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How ‘Hashem Melech 2.0’ Showcases Jewish Hidden Diversity In The United States

Jewish culture (Photo by shraga kopstein on Unsplash)

In the song Hashem Melech 2.0, Gad Elbaz and Nissim rap and sing together around the original version of a song called “Hashem Melech,” which means “God is king.”

This video is set in New York City, U.S.A., which has become the cultural home to the Jewish people outside of Israel and is the perfect setting for these two to show the crossing between U.S. culture and traditional Jewish culture.

HIDDEN DIVERSITY IN JEWISH-AMERICAN CULTURE

This video shows the hidden diversities that Jewish-Americans have and how the cultures of the two societies have become crossed.

Both of these men are singers/performers that show the elements of traditional Judaism with their dress and the Hebrew verses that are sung. The elements of U.S. culture come in with the rap and the dance of the video.

Jewish culture (Image by Levi Meir Clancy via Unsplash)
Photo by Levi Meir Clancy on Unsplash

The song literally means “God is king,” and then continues down this road of speaking on what God is to the Jewish people and what he will always mean to the Jews.

REFLECTING ON THE SONG

Ari Grant, a Jewish college student living in Brooklyn, N.Y., had this to say about Elbaz and his song.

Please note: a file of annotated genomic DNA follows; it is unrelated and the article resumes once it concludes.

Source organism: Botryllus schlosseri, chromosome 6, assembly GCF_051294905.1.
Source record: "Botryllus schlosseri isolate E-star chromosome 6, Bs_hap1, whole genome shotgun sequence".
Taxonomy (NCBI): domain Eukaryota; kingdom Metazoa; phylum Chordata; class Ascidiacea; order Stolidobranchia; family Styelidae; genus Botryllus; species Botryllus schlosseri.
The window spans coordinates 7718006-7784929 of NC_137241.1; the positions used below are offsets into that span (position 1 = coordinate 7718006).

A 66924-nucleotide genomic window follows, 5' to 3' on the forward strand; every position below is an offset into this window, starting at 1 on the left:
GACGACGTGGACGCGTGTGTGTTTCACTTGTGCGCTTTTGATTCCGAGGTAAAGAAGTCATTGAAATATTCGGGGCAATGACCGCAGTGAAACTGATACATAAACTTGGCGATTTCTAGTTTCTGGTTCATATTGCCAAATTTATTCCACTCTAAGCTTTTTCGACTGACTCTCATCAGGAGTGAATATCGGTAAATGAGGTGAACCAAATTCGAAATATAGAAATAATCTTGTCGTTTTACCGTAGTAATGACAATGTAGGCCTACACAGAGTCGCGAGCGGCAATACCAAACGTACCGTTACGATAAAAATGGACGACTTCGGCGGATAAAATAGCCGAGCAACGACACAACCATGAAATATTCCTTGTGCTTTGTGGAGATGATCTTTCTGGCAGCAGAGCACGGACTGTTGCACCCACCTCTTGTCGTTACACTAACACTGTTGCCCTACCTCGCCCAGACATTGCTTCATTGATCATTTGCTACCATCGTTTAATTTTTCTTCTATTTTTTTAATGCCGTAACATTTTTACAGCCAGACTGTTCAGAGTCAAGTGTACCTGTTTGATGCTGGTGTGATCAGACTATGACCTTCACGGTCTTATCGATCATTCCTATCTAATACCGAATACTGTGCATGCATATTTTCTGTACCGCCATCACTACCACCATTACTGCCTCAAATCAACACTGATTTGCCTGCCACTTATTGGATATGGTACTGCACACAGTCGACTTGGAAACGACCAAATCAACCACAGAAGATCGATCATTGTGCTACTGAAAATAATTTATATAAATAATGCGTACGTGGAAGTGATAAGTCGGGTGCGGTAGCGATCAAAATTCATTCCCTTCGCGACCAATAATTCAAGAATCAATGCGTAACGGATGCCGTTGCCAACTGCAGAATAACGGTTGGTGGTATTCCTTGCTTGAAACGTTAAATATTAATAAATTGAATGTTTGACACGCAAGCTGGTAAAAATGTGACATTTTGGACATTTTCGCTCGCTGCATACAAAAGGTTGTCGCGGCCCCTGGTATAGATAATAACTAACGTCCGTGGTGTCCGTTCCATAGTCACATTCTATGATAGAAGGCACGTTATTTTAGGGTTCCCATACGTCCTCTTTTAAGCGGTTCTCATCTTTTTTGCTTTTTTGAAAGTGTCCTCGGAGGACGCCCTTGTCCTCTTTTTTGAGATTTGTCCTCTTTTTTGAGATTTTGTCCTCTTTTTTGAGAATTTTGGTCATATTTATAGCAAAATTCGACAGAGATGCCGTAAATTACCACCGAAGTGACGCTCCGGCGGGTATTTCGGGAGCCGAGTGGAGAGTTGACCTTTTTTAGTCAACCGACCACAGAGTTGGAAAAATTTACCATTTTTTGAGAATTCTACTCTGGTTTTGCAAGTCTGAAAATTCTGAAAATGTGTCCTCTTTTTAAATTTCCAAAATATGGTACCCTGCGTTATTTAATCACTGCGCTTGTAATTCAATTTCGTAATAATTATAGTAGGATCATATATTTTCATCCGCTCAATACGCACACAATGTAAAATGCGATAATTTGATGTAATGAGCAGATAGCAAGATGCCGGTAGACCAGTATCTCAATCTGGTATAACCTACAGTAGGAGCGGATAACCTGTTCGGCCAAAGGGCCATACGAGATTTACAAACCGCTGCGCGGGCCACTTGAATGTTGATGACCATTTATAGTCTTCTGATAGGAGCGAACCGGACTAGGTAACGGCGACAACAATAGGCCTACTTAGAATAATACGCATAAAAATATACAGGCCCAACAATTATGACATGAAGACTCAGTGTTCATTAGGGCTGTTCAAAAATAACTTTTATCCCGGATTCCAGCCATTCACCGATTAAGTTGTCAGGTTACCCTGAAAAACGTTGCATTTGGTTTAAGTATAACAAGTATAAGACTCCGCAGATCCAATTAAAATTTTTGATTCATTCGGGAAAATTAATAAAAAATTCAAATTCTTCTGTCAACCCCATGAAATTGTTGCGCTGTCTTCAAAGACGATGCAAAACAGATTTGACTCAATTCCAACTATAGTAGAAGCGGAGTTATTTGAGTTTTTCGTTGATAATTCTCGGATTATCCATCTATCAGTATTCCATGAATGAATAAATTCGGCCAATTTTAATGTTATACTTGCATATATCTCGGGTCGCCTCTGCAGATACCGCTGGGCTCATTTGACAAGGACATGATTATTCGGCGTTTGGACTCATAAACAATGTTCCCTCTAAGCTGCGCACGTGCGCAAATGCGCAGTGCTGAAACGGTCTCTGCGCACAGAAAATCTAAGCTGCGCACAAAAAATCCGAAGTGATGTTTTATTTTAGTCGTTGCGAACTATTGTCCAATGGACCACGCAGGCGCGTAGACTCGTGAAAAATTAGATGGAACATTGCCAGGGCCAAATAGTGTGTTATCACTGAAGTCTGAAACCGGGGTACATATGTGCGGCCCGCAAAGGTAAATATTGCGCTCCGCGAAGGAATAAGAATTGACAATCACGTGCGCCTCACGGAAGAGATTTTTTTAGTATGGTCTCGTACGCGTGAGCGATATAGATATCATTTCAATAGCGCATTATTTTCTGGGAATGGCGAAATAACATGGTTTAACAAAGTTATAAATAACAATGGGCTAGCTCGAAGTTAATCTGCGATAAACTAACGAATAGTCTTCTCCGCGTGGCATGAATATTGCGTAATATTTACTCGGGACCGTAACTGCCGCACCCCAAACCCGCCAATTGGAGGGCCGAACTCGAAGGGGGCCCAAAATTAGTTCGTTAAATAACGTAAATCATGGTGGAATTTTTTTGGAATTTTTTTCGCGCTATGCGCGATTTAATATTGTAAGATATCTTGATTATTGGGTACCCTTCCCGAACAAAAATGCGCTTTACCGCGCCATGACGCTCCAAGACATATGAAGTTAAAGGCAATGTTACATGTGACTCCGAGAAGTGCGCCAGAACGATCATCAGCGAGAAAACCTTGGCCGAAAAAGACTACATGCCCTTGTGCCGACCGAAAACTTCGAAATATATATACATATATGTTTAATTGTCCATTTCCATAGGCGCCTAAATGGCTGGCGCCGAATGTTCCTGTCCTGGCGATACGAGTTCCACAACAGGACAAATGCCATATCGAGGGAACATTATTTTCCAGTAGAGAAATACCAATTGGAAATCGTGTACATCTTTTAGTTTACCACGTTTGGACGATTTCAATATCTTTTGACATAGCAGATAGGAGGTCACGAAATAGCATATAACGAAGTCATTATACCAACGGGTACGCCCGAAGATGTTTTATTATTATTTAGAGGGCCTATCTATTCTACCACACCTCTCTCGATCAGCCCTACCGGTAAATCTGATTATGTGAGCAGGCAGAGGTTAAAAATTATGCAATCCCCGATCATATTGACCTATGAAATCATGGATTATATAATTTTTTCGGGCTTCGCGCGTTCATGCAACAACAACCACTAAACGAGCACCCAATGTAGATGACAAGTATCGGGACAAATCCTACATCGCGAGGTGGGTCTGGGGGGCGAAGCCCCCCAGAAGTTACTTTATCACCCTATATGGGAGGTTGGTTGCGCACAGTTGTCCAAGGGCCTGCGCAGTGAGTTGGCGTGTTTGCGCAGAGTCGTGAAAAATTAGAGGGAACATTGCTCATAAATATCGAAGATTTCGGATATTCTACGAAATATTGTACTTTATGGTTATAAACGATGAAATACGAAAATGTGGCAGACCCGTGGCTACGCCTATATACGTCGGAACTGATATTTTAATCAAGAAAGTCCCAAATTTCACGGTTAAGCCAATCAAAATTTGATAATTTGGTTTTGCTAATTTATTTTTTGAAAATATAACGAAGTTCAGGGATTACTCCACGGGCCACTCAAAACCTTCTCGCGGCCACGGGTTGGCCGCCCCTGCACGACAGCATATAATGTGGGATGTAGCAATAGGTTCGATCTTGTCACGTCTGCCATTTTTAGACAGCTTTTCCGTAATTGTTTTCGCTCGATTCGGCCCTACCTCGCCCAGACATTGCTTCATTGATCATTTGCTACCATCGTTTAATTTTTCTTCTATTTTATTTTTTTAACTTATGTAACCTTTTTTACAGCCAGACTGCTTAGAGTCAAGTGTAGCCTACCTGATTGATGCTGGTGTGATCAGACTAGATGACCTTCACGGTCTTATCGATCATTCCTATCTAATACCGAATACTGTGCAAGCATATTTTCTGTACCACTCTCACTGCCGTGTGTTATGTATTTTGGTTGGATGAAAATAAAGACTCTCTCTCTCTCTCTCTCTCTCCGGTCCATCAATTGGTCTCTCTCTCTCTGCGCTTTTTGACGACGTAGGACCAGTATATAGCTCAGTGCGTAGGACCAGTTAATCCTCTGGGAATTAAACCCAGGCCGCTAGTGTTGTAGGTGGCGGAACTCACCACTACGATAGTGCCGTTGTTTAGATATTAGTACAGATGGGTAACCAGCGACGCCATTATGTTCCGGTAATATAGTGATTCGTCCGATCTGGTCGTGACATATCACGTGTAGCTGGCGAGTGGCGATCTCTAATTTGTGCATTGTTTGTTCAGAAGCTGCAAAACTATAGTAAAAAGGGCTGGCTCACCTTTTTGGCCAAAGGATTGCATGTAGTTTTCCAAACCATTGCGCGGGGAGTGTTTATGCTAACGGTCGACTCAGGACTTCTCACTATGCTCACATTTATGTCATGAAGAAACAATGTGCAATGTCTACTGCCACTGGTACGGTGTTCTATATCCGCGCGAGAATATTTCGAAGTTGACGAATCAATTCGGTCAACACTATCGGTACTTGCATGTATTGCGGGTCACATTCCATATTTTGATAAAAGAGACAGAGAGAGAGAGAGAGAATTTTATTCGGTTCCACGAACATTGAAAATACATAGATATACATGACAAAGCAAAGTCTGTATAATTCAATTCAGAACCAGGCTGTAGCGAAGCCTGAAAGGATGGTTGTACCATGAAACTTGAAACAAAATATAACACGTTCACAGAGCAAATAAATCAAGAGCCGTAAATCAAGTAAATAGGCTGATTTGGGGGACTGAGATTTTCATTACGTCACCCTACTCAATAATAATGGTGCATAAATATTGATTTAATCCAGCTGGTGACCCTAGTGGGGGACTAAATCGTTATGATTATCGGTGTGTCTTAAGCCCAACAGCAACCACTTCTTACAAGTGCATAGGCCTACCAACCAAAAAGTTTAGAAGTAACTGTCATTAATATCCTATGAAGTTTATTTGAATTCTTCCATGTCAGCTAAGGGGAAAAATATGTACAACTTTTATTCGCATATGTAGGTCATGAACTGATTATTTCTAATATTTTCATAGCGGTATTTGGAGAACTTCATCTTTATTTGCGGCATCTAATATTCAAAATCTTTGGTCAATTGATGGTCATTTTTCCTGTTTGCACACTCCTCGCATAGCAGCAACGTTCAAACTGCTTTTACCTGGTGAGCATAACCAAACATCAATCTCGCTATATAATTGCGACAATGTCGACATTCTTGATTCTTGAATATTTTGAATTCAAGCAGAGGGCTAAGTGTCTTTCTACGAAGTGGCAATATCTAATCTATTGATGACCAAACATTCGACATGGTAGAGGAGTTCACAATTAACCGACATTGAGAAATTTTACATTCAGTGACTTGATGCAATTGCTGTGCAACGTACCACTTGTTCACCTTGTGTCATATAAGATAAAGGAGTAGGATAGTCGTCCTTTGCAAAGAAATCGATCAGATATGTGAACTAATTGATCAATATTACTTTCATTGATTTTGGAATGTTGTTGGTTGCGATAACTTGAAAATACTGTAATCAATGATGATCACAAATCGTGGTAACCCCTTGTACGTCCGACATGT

“The song is a good one and it does a good job of showing the combinations of Judaism and American culture into one song that actually means something to Jewish people. The song is fun to listen to and has really cool elements in it that aren’t easy to pick out unless you understand the Jewish culture. The settings and the dress were a very accurate representation of the Jewish people that live in the areas around me, however it seems more American and Western than most Jewish songs,” said Grant.

All in all, this song does have deeper meaning than just being a song; the Hebrew words of the chorus are actually a prayer that is used to exalt God and remember his role in the world.

The song is fun to listen to and has really cool elements in it that aren’t easy to pick out unless you understand the Jewish culture.

MAKING NEIGHBORHOODS THEIR OWN

Living in New York, Grant has seen the neighborhoods of Brooklyn such as Crown Heights and Williamsburg and how the Jewish people that live there have made those neighborhoods their own Jewish centers in the heart of the city’s most populous burrow.

Jewish culture (Photo by shraga kopstein on Unsplash)
Jewish culture (Photo by shraga kopstein on Unsplash)

This song really does a good job of showing us that there are mobilities and diversities that play a part in the way people do things.

Accordingly, with all the elements that are used in the video, we see one of the best combinations of how Judaism has become ingrained in U.S. society.

In this video, we don’t see that loss and we use it as an example of how the Jewish people can live during a time where the United States is a melting pot without losing the roots of their religion and heritage.

Check out the video below.

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